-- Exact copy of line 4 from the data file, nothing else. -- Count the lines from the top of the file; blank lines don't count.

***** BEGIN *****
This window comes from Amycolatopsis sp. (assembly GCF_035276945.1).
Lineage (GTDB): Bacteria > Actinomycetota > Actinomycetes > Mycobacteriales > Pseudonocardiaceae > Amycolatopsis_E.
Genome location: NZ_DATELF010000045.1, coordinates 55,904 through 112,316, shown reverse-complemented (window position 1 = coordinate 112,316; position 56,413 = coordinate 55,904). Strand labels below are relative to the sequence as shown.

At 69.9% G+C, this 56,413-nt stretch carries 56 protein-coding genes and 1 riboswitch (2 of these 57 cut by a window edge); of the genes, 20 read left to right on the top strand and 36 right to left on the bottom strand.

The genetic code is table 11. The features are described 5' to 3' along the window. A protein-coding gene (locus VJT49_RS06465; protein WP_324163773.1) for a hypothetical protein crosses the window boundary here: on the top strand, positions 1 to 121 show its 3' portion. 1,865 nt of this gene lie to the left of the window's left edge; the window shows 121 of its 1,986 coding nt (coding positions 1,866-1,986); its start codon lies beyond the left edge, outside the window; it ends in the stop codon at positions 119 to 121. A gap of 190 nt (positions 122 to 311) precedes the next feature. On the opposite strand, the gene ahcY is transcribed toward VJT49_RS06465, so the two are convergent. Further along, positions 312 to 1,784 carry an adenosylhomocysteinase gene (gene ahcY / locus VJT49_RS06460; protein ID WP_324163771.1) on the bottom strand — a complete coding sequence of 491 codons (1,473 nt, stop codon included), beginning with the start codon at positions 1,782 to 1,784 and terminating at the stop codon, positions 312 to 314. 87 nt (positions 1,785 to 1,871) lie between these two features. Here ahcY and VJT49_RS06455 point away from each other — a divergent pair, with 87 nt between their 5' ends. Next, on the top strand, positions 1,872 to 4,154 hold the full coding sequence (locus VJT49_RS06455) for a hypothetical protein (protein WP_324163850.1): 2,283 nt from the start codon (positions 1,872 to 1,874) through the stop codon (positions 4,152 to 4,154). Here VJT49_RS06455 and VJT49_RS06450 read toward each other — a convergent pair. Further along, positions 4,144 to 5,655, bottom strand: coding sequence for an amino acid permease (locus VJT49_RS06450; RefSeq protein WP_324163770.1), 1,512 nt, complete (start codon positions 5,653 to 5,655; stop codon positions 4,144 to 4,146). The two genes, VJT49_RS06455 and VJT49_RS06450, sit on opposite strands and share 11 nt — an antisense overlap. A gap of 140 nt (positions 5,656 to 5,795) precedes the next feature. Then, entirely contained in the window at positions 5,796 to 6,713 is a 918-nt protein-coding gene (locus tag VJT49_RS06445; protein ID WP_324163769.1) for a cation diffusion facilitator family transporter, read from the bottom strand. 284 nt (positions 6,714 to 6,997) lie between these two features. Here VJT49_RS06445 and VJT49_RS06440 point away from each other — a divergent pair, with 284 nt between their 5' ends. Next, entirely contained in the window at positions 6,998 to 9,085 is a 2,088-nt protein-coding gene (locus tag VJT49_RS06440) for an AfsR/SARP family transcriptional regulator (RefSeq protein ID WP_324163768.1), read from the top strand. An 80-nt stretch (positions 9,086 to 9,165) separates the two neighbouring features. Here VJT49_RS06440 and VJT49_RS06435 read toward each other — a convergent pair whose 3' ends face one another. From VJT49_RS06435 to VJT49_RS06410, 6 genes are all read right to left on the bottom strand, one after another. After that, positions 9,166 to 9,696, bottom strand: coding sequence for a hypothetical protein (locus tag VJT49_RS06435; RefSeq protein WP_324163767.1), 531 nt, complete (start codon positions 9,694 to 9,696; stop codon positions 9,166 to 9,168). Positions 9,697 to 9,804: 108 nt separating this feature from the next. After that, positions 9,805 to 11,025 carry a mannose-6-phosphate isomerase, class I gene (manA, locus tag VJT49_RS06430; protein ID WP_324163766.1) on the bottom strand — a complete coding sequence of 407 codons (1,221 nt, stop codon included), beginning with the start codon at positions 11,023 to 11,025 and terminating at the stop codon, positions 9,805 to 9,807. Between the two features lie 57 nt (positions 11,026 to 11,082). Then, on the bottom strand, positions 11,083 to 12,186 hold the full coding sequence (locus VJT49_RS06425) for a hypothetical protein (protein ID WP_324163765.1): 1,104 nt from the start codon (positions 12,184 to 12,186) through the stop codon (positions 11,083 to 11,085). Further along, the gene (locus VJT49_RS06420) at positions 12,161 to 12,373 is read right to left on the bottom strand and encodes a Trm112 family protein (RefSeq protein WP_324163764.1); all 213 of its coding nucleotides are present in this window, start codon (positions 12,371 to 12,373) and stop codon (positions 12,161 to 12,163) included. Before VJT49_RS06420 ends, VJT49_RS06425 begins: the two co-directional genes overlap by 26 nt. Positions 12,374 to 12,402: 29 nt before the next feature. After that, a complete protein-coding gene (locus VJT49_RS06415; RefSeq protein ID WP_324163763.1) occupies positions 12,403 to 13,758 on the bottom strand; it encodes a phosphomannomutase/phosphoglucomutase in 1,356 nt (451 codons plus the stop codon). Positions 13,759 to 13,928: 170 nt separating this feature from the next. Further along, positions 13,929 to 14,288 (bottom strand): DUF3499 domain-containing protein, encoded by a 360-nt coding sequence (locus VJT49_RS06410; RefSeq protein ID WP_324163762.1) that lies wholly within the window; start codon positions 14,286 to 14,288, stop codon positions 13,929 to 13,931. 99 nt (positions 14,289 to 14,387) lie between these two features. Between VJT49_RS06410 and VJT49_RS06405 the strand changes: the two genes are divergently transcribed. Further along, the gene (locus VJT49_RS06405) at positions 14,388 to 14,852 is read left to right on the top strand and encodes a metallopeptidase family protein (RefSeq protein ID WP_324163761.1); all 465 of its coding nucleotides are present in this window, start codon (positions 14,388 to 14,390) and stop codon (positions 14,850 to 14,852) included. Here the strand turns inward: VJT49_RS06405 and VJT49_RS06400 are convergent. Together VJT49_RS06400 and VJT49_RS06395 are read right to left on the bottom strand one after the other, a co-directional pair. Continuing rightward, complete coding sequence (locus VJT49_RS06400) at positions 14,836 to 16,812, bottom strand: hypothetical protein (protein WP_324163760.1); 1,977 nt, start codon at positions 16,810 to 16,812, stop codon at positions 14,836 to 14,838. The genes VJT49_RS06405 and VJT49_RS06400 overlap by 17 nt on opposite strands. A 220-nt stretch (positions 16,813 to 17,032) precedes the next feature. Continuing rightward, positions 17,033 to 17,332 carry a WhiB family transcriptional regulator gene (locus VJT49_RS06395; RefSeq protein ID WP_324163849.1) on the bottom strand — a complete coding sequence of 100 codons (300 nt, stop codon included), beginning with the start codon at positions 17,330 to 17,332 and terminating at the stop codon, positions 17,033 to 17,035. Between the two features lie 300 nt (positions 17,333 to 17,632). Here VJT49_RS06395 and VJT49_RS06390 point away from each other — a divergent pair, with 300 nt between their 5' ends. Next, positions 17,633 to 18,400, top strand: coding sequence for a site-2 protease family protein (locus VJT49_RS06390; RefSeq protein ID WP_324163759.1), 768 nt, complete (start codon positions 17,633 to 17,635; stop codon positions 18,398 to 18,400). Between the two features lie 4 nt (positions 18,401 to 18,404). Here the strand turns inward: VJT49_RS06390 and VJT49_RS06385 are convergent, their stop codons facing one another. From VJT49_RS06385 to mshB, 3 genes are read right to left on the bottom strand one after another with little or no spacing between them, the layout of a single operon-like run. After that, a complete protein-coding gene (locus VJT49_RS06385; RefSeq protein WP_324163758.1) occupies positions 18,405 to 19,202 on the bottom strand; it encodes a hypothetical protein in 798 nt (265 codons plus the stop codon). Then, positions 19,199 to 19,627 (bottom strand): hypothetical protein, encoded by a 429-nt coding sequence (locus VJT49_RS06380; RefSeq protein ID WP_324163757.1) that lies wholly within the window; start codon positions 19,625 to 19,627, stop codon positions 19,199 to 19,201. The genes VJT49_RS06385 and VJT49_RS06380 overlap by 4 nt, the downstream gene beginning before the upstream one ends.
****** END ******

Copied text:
At 69.9% G+C, this 56,413-nt stretch carries 56 protein-coding genes and 1 riboswitch (2 of these 57 cut by a window edge); of the genes, 20 read left to right on the top strand and 36 right to left on the bottom strand.